How the DASH diet could be beneficial for high blood pressure

How the DASH diet could be beneficial for high blood pressure

A healthy diet is a key element in fighting high blood pressure, particularly the DASH diet. Read on to find out more.

How the DASH diet could be beneficial for high blood pressure
How the DASH diet could be beneficial for high blood pressure

What causes high blood pressure?

High blood pressure usually occurs without prior symptoms. If we do not go to the doctors often to check our blood pressure, years can go by without us knowing that we have it. However, high blood pressure is dangerous because it is the most important risk factor for strokes (CVAs).

  • It is also a major risk factor for heart attacks, kidney failure, erectile dysfunction and even blindness.
  • Age, stress and certain foods contribute to raised blood pressure.

Eating well to lower blood pressure

One of the simplest ways to lower blood pressure is to eat more fruit and vegetables and less fast food, junk food and processed food.

  • By eating healthily, we can increase how many key nutrients we absorb, such as magnesium, potassium and calcium, which all lower blood pressure, and lower sodium absorption, which increases blood pressure.
  • When blood pressure returns to normal, the risks of stroke and heart attack decrease by 40 per cent and 25 per cent respectively.

The DASH diet

Following the DASH diet (Dietary Approaches to Stop Hypertension), blood pressure can be lowered by 5.5/3 mmHg (millimetres of mercury), which is sufficient to reduce the risk of heart disease by 15 per cent and that of stroke by 27 per cent.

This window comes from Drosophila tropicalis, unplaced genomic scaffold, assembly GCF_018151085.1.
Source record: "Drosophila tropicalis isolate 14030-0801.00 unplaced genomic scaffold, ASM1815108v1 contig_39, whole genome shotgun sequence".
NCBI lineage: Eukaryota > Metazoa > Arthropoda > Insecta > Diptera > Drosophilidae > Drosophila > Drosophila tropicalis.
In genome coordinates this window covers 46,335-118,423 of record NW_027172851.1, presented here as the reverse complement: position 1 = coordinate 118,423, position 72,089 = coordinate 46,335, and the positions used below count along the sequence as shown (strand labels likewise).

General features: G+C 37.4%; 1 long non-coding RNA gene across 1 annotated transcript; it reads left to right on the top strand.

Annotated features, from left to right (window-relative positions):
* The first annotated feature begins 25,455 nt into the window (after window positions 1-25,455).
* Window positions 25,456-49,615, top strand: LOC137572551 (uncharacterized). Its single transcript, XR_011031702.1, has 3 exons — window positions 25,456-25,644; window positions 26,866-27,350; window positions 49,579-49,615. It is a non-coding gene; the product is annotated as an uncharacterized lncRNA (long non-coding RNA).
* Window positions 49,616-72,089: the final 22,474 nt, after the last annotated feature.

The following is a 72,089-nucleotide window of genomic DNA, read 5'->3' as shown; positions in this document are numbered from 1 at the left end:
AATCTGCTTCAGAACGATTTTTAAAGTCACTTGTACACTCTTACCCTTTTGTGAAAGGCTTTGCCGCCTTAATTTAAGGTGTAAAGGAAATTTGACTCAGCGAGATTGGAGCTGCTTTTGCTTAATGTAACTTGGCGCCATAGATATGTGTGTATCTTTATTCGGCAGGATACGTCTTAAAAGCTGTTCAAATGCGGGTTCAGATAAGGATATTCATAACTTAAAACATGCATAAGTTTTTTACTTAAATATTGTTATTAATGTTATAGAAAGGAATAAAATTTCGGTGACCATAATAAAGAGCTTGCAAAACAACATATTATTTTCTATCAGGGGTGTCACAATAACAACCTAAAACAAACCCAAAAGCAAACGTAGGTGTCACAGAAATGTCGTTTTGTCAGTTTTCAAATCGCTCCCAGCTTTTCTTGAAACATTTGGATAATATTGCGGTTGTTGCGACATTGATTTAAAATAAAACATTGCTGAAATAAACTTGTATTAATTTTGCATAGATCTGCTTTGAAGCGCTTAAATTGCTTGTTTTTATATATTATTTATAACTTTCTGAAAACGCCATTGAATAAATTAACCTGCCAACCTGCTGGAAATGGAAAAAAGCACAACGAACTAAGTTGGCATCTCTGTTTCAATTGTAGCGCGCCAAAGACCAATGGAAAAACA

• If, on top of following this diet, you also limit your salt intake to less than one teaspoon per day, blood pressure can drop by 8.9/4.5 mmHg, a result comparable to using blood pressure medication.

What is the DASH diet?

Grains

  • Eat six to eight servings per day. A serving is one slice of bread or 110-125 grams (half a cup) of rice, pasta or cereals.

Fruits and Vegetables

  • Eat four to five servings per day.
  • A serving is 110-125 grams (half a cup) of chopped fruit or cooked vegetables, 200-250 grams (one cup) leafy vegetables, fifty grams (a quarter cup) dried fruit or 125-175 millilitres (from half to three-quarters cup) of fruit or vegetable juice.

Low-fat dairy products

  • Eat two or three servings a day. A serving is 250 mL (one cup) of milk or yogurt.

Lean meat, poultry and fish

  • Servings: 175 grams (six ounces) per day.

Nuts, seeds and legumes

  • Servings: Four to five servings a week.
  • A serving is 110-125 grams (half a cup) of beans or 30 grams (two tablespoons) of peanut butter.

Sugar and sweets

  • Eat fewer than five servings a week.
  • A serving is 15 grams (one tablespoon) of sugar or jam or 110-125 grams (half a cup) of sorbet.

All in all, the DASH diet can help relieve the symptoms of high blood pressure.


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